Report into the interrogation of key suspect makes detailed claims of ISI support for the bombings.
Pakistan's powerful intelligence services were heavily involved in preparations for the Mumbai terrorist attacks of November 2008, according to classified Indian government documents obtained by The Guardian.
A 109-page report into the interrogation of key suspect David Headley, a Pakistani-American militant arrested last year and detained in the United States, makes detailed claims of ISI support for the bombings.
Under questioning, Headley described dozens of meetings between officers of the main Pakistani military intelligence service, the ISI, and senior militants from the Lashkar-e-Taiba (LeT) group responsible for the Mumbai attacks.
He claims a key motivation for the ISI in aiding the attacks was to bolster militant organisations with strong links to the Pakistani state and security establishment who were being marginalised by more extreme radical groups.
Headley, who undertook surveillance of the targets in Mumbai for the operation, claims that at least two of his missions were partly paid for by the ISI and that he regularly reported to it. However, the documents suggest that supervision of the militants by the ISI was often chaotic and that the most senior officers of the agency may have been unaware at least of the scale and ambition of the operation before it was launched.
European and American security services now fear that the LeT, which has thousands of militants, runs dozens of training camps and has extensive logistic networks overseas, is moving from what has been a largely regional agenda — focussed on Kashmir — to a global agenda involving strikes against the west or western interests. The documents suggest the fierce internal argument within the organisation over its strategic direction is being won by hardliners.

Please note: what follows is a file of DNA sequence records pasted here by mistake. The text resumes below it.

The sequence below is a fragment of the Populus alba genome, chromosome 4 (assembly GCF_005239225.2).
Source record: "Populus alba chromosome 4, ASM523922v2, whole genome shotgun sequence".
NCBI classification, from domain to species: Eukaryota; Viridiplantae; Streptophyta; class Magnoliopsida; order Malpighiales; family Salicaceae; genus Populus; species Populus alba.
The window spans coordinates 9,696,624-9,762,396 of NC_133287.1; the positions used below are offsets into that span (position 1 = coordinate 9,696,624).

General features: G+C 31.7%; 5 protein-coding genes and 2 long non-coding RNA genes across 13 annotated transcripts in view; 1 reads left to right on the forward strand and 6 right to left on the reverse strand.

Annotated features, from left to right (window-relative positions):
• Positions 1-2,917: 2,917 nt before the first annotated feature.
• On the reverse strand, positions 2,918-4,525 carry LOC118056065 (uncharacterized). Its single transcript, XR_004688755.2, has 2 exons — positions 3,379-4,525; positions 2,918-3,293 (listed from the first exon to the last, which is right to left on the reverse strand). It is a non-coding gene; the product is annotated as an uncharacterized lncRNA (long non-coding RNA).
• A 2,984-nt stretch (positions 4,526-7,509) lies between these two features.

Headley, interviewed over 34 hours by Indian investigators in America in June, described how “a debate had begun among the terrorist outfits” and “a clash of ideology” leading to “splits.”
“The aggression and commitment to jihad shown by several splinter groups in Afghanistan influenced many committed fighters to leave [the LeT],” he said. Headley, who changed his name from Daood Gilani, told the investigators that the ISI hoped the Mumbai attack would slow or stop growing “integration” between groups active in Kashmir, with whom the agency had maintained a long relationship, and “Taliban-based outfits” in Pakistan and Afghanistan which were a threat to the Pakistani state.
“The ISI... had no ambiguity in understanding the necessity to strike India,” Headley is reported to have said. The aim of the agency was “controlling further split in the Kashmir-based outfits, providing them a sense of achievement and shifting ... the theatre of violence from the domestic soil of Pakistan to India.”
Headley describes meeting once with a “Colonel Kamran” from the military intelligence service and having a series of meetings with a “Major Iqbal” and a “Major Sameer Ali.” — © Guardian Newspapers Limited, 2010